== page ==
Yesterday was basically the final day of Iceland exploration. We woke up in our warm room of the guesthouse we booked the day before. The weather was surprisingly nice, so we had our included breakfast and we loaded back all the stuff in the van. We had a long day in front of us, since we wanted to explore the whole Snaefellsnes peninsula. We had to drive back for a while from Olafsvik to reach one of the most photographed places in Iceland: Kirkjufell. This mountain has a very particular shape and is surrounded by waterfalls and green valleys. The road to reach it appears in the “Secret life of Walter Mittty” movie and it is obscenely scenic. We were in good company when we stopped to snap some pictures, but we found a spot where there were just two more people except us, so it went quite fine. The official parking for this attraction is on the other side of the road, where other mountains stand, probably some tourists would not even look at the correct mountain, which is a plus. Once we were satisfied with our pictures, we drove to a remote waterfall, Svodufoss, which is visible only by far. Here we were literally the only ones where we arrived, so we made some pictures, but the sun was shining fully and it was quite hard to get a good picture. We will see if we managed once back in Tallinn. After this beautiful but far waterfall, we continued on our way until we reached a little lonely church which is reachable through a road full of purple flowers. The road was really beautiful but sadly the church was closed. Here it was supposed to be a painting of Christopher Colombus which apparently arrived in Iceland before discovering America. We entertained for a while with a horse nearby and jumped back in the van. We kept going on our way until we reached the Snaefellsjokull National Park. The park starts with a huge lava field, all covered in yellow moss. A very short drive from the entrance of the park, we climbed the Saxholl Crater. This is a very old volcano that erupted thousands of years ago, and now just the caldera is left. To reach the top there are a lot of steps, and from the top you have a wonderful panorama on the park and also you can look directly inside the crater, which is now full of moss as well.
Once we got down we kept going until we reached the Djupalon Beach, a very popular black sand beach. Before reaching it through the road, we followed a traffic signal and we parked at the beginning of a 4Km hike to reach it through lava fields. We walked on this trail for just 15min, since we did not have time for the 2h which it requires. The walk is indeed beautiful since you literally walk all the way on and between these black rocks on a tiny path. Once we went back and drove the beach, we found tons of buses with people of all ages going there as well. We understood the reason once we saw the beach. This is completely full of dark stones and a deep blue ocean water. The ocean is quite heavy and it is beautiful to see the waves crushing on the black rocks, making a beautiful contrast. It was so beautiful that Daniele went all the way back to the car to take tripod and filters that he left there to take proper pictures of the beautiful beach. On the ‘sand’ there are also a lot of remains of a British ship which sank nearby and whose pieces have been washed ashore. At this point we were really hungry and we looked for a place to cook our wonderful gourmet meal. We went to a visitor center few Kilometers down the road for this, and here the short path to the Malarrif lighthouse started as well, so it didn’t cause a detour for us. After lunch we visited this simple rocket shape lighthouse in which pieces of art from a local artist are also in exposition. We were welcomed here by a very warm and extrovert lady who invited us to sign the guestbook while she was singing opera music. The lighthouse was simple so it did not take much for us to be back in the van to reach Thufubjarg bird cliffs few Kilometers away. The view from here was really beautiful and there were a lot of people birdwatching, since the whole cliff is a nesting place for seagulls and who knows how many other kinds of birds. The part that interested us however was the view of the black rocks on which the ocean crushes and of course the cliff itself. This was not a really stunning place considered the rest we have visited in Iceland, although would be definitely a landmark if it was in Estonia 😀 .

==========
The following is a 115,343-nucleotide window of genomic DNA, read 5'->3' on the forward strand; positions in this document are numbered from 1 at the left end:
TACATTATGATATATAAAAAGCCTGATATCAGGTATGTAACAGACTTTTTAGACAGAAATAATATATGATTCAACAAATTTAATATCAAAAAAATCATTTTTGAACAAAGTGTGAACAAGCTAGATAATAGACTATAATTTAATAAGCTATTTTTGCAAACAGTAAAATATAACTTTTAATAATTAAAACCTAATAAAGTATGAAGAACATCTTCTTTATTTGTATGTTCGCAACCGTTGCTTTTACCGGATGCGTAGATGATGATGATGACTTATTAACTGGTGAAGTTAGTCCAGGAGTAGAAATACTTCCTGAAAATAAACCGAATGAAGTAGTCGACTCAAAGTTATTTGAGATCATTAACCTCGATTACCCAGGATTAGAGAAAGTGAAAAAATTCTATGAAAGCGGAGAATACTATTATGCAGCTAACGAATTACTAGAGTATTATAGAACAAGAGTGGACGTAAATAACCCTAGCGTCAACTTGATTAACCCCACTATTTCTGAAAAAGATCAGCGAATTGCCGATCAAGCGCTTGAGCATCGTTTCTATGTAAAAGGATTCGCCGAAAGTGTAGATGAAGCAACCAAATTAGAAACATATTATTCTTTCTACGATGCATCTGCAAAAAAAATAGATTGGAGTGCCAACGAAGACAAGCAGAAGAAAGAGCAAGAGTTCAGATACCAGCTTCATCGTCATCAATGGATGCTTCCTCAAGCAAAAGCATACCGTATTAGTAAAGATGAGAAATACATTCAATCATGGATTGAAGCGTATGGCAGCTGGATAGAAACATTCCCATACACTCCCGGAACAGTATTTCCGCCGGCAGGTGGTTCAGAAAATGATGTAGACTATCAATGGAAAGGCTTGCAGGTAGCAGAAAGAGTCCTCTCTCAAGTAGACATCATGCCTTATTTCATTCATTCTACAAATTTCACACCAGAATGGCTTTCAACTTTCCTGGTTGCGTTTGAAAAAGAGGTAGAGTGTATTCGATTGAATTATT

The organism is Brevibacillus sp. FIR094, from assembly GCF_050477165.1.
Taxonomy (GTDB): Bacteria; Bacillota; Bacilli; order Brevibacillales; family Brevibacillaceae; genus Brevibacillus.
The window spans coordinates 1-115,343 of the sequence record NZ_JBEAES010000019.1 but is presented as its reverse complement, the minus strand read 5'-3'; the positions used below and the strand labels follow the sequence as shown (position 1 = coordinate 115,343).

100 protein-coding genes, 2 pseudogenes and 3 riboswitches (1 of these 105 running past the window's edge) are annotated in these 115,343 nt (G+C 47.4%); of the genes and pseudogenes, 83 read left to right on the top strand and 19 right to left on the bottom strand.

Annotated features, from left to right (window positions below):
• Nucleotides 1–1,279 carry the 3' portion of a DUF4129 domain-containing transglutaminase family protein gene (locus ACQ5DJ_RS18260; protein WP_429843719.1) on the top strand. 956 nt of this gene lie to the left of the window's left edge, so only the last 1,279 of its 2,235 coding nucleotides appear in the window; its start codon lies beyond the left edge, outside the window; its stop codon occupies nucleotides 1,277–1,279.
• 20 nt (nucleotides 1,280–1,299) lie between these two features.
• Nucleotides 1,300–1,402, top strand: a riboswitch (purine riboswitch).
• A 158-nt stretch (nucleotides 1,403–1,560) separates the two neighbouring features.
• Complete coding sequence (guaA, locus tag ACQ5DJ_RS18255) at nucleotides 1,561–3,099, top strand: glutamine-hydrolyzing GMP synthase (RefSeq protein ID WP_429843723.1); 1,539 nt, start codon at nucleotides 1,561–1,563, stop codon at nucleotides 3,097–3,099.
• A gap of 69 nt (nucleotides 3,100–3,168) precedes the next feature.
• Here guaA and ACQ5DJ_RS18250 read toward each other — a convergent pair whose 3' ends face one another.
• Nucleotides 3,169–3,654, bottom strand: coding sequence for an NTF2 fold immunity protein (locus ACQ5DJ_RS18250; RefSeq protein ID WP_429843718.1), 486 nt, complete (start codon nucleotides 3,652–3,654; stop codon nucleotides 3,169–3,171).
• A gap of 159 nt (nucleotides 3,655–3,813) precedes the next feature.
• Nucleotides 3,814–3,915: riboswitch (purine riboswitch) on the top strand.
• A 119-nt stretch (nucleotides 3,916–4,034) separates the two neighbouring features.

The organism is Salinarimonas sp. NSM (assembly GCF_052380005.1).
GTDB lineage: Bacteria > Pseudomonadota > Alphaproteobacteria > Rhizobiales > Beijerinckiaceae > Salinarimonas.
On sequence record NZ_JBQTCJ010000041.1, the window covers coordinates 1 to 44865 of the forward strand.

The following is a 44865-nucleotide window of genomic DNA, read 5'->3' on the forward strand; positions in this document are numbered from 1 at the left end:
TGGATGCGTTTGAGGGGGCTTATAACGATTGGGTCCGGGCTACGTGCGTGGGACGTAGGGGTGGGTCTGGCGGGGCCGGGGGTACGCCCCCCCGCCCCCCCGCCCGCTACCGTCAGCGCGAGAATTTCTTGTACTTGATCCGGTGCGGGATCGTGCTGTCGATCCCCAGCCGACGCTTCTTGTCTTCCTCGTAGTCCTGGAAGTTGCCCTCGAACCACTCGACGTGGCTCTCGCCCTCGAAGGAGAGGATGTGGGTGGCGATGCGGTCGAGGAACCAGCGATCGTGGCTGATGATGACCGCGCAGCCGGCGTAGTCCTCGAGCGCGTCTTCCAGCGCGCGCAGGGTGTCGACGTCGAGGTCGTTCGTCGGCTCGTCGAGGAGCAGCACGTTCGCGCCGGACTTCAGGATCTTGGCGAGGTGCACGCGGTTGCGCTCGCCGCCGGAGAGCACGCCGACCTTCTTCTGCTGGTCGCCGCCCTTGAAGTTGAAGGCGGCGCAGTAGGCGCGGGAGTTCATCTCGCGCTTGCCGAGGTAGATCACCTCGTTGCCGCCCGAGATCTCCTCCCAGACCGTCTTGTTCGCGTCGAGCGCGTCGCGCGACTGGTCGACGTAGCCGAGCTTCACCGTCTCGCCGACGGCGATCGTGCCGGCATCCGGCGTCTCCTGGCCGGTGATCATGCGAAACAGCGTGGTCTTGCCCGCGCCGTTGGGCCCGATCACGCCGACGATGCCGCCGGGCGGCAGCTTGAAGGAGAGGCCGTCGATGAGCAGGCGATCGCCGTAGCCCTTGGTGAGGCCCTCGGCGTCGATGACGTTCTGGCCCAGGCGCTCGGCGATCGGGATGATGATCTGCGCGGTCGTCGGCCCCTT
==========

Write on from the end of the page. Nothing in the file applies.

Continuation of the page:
The next and last attraction for the day was the Raudfeldsgja canyon. It took around half an hour to reach it and 10 minutes walk. The canyon itself is nice, it gets narrow quite fast and looks more like a crack in the rock. To visit it you need to walk on the stones that emerge from a river, although the biggest risk is to get wet of freezing water, since the river is quite low. This canyon was not really incredible, again considering the rest of Iceland, and with it we called it a day and started looking for a campsite. We drove in direction of Reykjavik, which is what we will visit today, until we looked for a decent campsite. We ended up 15Km from Reykjavik, in a very nice camping with lots of gardens, plants, flowers, greenhouses and chickens. It looks like this is managed by some hippie, the camp is very cute and with a friendly atmosphere. Its best feature though is the table of leftovers, where you can leave and grab stuff you are not going to use. We left some of the food we were not going to eat that we bought, and we had noodles that someones else left (thank you stranger). After dinner, we retired in our van and we went to sleep. Today we are going to visit only the Capital since the last attraction we wanted to see (the tallest waterfall in Iceland) requires a 2hours hike on a rough terrain which we do not have the time for, and we were not prepared to undertake, so with yesterday we concluded our “adventurous” side of Icelandic exploration and now we will slowly and sadly go back to the city life. We hope to meet you soon with the tale of our last day here and the conclusions from our trip. Have a nice day!